Some of my recent favorites include: A Prayer for Owen Meany, Extremely Loud and Incredibly Close, Gone Girl, Where'd You Go, Bernadette, and Middlesex.

This year with the grade change I don't have any products that are making my life easier.  I am creating everything from scratch right now and thinking about how much easier next year will be. But if you are teaching K, 1, or 2, I do have a product for you! I am a huge believer in inquiry based math and I love, love, love using CGI (cognitively guided math) problems. For both my problem of the day and for my guided math groups I used my themed sets of CGI problems. They include 14 different problem types and each problem leaves the numbers blank for easy differentiation. I have made 14 different themed sets that each have 14 problems. This will get you through the entire year with no prep. Plus you know that you are giving your mathematicians experience with all the problem types. For problem of the day I just put the one page version under my document camera and wrote the numbers on the board (usually I give 2 or 3 sets of numbers and allow students to pick the set that's right for them).  For small group work, I would have them glue the problem into their math journal and solve. So easy. Each theme is sold separately or in this bundle. The bundle also includes task cards for numbers up to 10 and numbers up to 100 for use in math centers. Themes include: Apples, Spiders, In the Barnyard, Zoo Animals, At the Beach, Valentine's Day, Leprechauns, In Santa's Workshop, Cookies, Penguins, It's Snowing, Preparing for the Feast, Bunnies and Eggs, and Cooking It Up.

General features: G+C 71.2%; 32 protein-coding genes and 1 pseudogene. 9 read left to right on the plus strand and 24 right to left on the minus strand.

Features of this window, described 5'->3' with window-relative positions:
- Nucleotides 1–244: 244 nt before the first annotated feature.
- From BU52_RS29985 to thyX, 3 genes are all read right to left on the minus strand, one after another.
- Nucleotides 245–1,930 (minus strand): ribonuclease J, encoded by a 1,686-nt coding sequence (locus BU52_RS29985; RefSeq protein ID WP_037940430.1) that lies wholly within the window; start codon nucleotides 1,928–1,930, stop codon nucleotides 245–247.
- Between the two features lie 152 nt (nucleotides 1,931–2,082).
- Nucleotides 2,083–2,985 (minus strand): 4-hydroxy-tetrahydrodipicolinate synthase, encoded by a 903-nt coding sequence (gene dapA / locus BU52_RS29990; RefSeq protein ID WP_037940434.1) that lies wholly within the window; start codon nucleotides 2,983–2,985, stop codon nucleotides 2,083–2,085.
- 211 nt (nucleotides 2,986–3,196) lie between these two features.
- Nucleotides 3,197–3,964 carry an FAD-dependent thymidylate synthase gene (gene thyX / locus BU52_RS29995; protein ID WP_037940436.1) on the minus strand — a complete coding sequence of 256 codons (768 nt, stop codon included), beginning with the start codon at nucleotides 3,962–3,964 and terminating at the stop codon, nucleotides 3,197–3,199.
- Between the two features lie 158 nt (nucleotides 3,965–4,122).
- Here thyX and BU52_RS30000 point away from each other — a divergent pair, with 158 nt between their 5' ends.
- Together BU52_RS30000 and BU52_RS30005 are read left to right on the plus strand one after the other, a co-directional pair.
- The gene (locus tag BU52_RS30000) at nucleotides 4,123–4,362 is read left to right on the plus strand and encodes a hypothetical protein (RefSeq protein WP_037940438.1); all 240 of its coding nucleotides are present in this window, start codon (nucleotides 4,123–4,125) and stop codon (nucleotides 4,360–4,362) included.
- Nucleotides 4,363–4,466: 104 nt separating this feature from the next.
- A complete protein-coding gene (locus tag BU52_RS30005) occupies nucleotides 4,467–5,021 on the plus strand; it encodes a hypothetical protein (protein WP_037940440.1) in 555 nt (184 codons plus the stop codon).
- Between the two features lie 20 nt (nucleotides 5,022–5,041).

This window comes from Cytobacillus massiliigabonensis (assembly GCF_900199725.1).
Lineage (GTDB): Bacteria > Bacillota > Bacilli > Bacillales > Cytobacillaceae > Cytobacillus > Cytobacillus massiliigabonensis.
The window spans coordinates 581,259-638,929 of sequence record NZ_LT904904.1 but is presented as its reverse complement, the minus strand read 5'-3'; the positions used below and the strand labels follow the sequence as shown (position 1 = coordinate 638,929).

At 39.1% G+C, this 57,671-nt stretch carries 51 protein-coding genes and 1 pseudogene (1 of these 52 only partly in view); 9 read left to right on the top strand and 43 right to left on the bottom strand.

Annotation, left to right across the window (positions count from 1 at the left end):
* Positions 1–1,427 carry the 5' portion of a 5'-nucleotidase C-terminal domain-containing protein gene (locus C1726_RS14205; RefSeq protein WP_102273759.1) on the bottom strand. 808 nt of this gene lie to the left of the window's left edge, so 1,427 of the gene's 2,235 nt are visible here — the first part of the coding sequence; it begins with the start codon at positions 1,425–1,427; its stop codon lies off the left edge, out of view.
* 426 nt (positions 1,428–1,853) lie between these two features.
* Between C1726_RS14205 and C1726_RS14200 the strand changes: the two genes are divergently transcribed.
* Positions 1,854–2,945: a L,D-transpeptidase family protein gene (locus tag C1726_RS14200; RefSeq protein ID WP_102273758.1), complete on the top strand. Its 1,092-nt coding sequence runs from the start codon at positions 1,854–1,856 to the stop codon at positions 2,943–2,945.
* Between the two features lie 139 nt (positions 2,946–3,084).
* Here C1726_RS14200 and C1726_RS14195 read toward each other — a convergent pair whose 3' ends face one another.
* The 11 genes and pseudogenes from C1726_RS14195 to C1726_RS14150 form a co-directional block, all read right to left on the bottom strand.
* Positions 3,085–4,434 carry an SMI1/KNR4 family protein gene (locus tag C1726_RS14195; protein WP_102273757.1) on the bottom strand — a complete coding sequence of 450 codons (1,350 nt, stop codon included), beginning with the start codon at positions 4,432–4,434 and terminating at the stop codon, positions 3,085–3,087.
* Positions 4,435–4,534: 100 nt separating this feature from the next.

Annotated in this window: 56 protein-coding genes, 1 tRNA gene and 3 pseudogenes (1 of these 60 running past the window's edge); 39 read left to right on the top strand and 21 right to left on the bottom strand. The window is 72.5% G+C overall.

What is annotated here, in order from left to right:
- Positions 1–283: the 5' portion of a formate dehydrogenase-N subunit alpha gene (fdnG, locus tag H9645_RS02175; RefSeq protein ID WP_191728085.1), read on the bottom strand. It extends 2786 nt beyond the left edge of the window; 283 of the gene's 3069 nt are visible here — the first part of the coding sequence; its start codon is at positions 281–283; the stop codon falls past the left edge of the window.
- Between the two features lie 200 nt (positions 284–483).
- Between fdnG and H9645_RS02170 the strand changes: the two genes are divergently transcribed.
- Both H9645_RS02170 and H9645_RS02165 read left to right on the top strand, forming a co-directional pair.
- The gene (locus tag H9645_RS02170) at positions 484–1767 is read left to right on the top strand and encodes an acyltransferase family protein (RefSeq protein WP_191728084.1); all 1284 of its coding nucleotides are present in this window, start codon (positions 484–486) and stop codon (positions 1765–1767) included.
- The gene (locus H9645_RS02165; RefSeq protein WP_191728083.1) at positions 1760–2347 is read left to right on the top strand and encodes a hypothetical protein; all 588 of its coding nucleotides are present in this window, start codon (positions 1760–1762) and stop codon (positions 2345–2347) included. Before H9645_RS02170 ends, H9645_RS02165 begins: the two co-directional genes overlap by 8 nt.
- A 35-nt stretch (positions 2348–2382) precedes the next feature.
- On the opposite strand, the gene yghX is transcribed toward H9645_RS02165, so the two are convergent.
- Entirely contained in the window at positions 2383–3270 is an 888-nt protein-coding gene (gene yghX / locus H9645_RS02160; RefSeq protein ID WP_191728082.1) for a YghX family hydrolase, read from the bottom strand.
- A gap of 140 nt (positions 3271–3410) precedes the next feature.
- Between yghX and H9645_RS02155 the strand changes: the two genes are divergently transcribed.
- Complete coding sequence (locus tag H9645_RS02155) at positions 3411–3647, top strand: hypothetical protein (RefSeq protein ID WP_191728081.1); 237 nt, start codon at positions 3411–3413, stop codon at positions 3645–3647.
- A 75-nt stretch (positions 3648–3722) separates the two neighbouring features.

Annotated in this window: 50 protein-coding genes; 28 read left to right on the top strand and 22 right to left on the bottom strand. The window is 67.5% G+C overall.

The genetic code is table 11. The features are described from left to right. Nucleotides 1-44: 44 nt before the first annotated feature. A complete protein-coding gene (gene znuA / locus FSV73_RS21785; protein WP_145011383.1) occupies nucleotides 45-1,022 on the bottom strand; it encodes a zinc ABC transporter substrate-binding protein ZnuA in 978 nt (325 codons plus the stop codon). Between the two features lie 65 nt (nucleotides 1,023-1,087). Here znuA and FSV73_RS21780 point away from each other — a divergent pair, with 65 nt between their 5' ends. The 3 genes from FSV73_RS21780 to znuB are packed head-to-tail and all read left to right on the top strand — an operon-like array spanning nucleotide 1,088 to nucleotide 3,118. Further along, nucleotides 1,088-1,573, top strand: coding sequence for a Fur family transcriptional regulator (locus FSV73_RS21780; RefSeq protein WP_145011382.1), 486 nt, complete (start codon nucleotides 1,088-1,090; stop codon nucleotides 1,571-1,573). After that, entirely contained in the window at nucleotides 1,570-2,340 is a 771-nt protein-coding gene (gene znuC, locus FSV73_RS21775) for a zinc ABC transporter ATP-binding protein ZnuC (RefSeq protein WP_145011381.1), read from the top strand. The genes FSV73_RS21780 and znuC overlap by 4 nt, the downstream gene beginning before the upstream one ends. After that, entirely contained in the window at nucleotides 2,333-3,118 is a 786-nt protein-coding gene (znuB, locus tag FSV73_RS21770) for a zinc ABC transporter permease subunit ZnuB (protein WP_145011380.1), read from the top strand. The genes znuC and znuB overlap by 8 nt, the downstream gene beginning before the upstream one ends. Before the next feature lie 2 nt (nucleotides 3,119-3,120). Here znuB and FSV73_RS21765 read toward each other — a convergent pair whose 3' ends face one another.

The Research Based Classroom

This is a sample from the apples themed problems.
Another sample from the snow themed set.
I know getting ready for a new school year is fun, but also hard work. Enter below to win some great prizes that will help you get your classroom ready.

A $100 gift card to Amazon

A $50 gift card to TpT


2 $25 gift cards to TpT

1 $10 gift card to TpT
Hope your year starts off as great as mine has. Enter below for your chance to win.

a Rafflecopter giveaway

Looking for more LaborLESS ideas to help you this school year?